Compared to the slow pace of the rest of the film, the music comes together fast. We recorded all of Inside Out in something like six days. I don’t know how many weeks it took Michael Giacchino to write it, but making the rest of the film took five years.
Music has such a huge effect on the film. That’s a lot of pressure on the composer.
Michael and I are good friends in part because of our connection through music, but mostly because he’s an awesome guy and fun to hang around.
Animation speaks to the everyday public. Are you able to feel that connection, as a singer, an opera director, or a musician might feel?
Unfortunately, the connection is more remote. Of course, once the film is finished, I can sit with the audience and see what they laugh at, but by then it’s too late to change anything.
As a filmmaker, though, you really need that feedback. So often, what you think you’re saying isn’t what the audience takes away. At Pixar we’ve developed a way to pre-visualize the film using drawings, which we cut together with dialogue, music, and sound effects. When you watch this played back, it gives you a rough but pretty decent sense of how the film is going to come off. These story reels are kind of tricky to watch for people who aren’t used to them, so we only show them to each other at Pixar. Based on our reactions, we make adjustments - sometimes really big adjustments. It’s kind of like rehearsing a play off Broadway.
That said, my primary tool as to how something is working is my own intuition. Sometimes I’m right, sometimes I’m wrong. You never truly know how a film will land until the film comes out, and even then sometimes I’m surprised by what people talk about a year later and what they’ve forgotten.
Do you still play?
I guess you can call it that. I don’t practice, so that gives you a sense of my skill level.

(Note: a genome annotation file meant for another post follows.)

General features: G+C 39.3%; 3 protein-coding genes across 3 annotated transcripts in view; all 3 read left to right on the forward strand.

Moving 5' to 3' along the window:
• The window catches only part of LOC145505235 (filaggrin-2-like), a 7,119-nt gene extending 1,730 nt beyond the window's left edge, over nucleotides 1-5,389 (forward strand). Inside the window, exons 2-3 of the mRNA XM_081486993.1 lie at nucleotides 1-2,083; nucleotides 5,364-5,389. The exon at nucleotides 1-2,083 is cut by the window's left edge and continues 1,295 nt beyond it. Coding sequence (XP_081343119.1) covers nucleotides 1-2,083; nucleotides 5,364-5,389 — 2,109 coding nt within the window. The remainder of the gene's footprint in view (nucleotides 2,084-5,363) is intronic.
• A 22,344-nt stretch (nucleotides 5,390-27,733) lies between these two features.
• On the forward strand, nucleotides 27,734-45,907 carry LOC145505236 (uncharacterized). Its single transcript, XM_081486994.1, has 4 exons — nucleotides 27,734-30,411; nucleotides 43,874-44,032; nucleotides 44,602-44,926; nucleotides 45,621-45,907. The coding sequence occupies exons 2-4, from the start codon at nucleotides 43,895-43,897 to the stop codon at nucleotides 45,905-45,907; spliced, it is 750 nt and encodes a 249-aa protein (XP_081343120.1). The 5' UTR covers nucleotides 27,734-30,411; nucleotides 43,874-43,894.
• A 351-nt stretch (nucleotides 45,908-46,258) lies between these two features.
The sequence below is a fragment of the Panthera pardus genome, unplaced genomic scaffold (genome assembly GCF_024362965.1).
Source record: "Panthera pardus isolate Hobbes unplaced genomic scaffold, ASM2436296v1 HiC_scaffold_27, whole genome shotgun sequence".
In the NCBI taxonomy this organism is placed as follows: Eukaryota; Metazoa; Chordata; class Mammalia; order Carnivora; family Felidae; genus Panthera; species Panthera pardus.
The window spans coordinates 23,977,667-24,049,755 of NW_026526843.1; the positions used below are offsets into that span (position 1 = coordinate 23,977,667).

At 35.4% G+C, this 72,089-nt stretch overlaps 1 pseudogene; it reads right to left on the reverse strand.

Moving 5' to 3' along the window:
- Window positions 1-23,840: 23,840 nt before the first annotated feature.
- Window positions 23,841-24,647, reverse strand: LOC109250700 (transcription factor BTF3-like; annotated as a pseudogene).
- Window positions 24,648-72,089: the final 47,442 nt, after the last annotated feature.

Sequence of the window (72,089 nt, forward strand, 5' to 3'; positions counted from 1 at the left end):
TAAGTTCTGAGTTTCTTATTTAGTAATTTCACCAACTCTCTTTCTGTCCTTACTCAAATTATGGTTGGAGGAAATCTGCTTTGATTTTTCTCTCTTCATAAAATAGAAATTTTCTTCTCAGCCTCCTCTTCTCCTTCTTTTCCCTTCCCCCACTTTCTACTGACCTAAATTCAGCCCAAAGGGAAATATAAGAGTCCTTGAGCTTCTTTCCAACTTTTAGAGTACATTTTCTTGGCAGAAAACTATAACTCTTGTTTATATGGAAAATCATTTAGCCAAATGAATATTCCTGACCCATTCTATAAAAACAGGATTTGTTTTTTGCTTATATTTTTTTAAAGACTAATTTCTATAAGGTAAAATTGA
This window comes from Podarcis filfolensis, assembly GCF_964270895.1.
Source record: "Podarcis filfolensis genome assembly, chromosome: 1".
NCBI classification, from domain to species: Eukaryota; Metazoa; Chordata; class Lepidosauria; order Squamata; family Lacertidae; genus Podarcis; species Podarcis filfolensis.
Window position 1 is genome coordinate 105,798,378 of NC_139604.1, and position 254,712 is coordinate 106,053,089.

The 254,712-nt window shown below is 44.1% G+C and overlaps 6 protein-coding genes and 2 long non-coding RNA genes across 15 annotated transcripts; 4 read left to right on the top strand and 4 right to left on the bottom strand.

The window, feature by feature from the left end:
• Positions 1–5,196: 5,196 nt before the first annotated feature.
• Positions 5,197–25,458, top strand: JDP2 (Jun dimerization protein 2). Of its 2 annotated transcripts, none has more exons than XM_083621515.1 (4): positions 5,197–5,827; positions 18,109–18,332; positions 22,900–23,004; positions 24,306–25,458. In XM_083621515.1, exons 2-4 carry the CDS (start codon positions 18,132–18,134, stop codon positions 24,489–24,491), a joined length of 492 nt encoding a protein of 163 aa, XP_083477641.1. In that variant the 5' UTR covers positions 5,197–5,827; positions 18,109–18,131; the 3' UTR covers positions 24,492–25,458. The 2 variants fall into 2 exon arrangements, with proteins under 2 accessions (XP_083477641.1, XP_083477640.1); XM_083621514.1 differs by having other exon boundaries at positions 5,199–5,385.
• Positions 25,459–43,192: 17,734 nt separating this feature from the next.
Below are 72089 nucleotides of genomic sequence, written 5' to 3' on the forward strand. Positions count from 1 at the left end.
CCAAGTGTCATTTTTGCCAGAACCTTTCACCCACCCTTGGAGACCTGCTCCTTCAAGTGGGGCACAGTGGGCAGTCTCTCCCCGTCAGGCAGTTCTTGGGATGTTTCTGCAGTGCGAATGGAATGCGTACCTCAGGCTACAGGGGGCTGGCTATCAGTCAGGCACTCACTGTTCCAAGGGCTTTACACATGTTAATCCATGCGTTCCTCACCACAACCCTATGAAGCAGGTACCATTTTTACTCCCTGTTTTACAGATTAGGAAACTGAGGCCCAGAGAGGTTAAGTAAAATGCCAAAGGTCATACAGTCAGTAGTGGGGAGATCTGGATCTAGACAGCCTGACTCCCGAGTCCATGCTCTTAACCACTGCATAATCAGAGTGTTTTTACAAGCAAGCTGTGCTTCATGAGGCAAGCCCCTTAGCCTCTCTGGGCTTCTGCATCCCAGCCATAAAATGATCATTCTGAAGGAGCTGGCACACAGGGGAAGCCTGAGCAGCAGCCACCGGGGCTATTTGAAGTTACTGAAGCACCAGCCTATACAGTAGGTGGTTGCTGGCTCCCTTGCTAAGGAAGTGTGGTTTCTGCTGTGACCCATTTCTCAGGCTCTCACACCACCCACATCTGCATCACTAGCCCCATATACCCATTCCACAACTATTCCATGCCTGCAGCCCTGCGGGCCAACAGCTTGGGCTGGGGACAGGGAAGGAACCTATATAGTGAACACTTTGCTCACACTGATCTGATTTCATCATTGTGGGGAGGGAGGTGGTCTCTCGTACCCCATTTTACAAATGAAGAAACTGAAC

Actually, Michael Giacchino was nice enough to let me sit in with the bass section for a few cues on both Up and Inside Out. I chose the cues with lots of whole notes.
Do you have favorite composers, pieces, or performers that have influenced your creative work?
I’ll often assemble a playlist of music that I listen to as I write. It helps me get into a scene if I’m really feeling it - kind of like the silent film makers used to hire musicians to get actors in the right mood, I guess.
More directly, we routinely rely on music to set the tone and pacing as we put together the film on story reels, as I mentioned earlier. Most of the time we use cues from other scores, but for Up we cut that montage of Carl and his wife growing old together to Ferde Grofé’s Alice Blue. We also used Arvo Pärt’s Spiegel im Spiegel during the part when Carl mournfully looks through his unfinished Adventure Book. And we used George Gershwin’s Rhapsody in Blue for the busy city section of A Bug’s Life - just to give a few examples. Obviously, these are all replaced in the final score.
The only trouble with using my favorite pieces in this way is that they are now forever associated with the pain and suffering of trying to make the film work.
Any desire to direct an opera?
Can I get the opera singers to use alum and make their heads shrink while they sing, like in the Bugs Bunny cartoon? If so, I’m in.